‘Dear mum’: Daughter’s beautiful words for mother with dementia

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The daughter wrote phrases to try and put her mother at ease. Source: Getty

A concerned daughter’s message for her elderly mother who has dementia has sparked an important discussion on social media.

Anyone who has a loved one living with dementia will know that confusion and anxiety are two of the most common symptoms and it can often be difficult to reassure them everything is okay.

For one daughter, her mother’s constant anxious phone calls began to take a toll on both of them so she decided to leave some “words of reassurance” to help calm her throughout the day. The daughter wrote phrases on a whiteboard, left in the living room of her mother’s home to try and put her at ease.

“Your meals are paid for. You’re okay. Everyone’s fine,” the note read.

“You are not moving. No one else is moving.

“Keep drinking, it will help your memory. You don’t owe anyone any money. You haven’t upset anyone.”

The whiteboard note, which was shared on Reddit on Monday, has since gone viral.

“A simple white board left in her sight line in her sitting room helped to reduce constant anxious phone calls,” the post read.

A daughter's whiteboard note for her elderly mother with dementia has gone viral. Source: Reddit - u/Lowcrbnaman
A daughter’s whiteboard note for her elderly mother with dementia has gone viral. Source: Reddit – u/Lowcrbnaman

It seems many readers could relate to the moving post as more than 2,000 Reddit users commented on it, sparking an important discussion about supporting people with dementia.

One health worker commented that the reassurance demonstrated in the woman’s note is “hugely beneficial” to dementia patients.

“So many of my patients with dementia have anxiety about owing someone money or needing to pay for where they are. This reassurance is hugely beneficial,” they wrote.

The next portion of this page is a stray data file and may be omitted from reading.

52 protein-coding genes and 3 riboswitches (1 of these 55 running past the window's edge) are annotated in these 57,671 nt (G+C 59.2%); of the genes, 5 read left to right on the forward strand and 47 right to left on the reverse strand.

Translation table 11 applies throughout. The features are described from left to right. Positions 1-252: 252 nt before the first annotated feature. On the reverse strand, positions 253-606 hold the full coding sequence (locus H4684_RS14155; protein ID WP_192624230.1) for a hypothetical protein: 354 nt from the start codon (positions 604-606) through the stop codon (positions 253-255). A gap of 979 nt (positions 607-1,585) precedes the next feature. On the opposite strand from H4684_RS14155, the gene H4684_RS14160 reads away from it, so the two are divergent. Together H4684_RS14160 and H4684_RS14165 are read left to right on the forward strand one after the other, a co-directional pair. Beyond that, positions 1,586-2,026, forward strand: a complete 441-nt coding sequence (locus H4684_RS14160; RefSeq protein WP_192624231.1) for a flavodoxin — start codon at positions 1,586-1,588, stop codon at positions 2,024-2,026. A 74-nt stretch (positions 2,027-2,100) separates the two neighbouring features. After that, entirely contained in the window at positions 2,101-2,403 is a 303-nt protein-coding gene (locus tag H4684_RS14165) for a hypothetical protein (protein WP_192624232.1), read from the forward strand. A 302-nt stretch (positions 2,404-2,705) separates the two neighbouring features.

Another added: “I used to work as a nurse in a nursing home. I couldn’t count the times that an elderly resident would refuse to eat, and when questioned would admit they had no money to pay. It was a shock as new nurse to see it.”

Others also shared the ways they’ve helped care for loved ones living with the condition.

“One of the best things we did for my Grandma was buy her an amazon echo with a Spotify subscription,” one commentator wrote. “She can listen to her music whenever she wants, and ask it ‘what day is it’ as many times as she likes. She has a list of commands laminated next to it. It really improved her quality of life and helped her feel less lonely.”

If a family member or friend is living with the debilitating condition, Dementia Australia says there are many aids which can assist a person to remain independent, including easy-to-read clocks, large calendars, setting up reminder timers or personal alarms.

There are around 10 million new cases of dementia diagnosed each year, causing disability and impacting a person and their family physically, psychologically, socially and emotionally. Alzheimer’s disease is currently the most common form of dementia, impacting up to 70 per cent of all people with dementia. Other forms include vascular dementia, lewy body disease and frontotemporal dementia.

Do you know someone who has been impacted by dementia? Have you ever tried something like this for a loved one?

Important information: The information provided on this website is of a general nature and information purposes only. It does not take into account your personal health requirements or existing medical conditions. It is not personalised health advice and must not be relied upon as such. Before making any decisions about your health or changes to medication, diet and exercise routines you should determine whether the information is appropriate in terms of your particular circumstances and seek advice from a medical professional.

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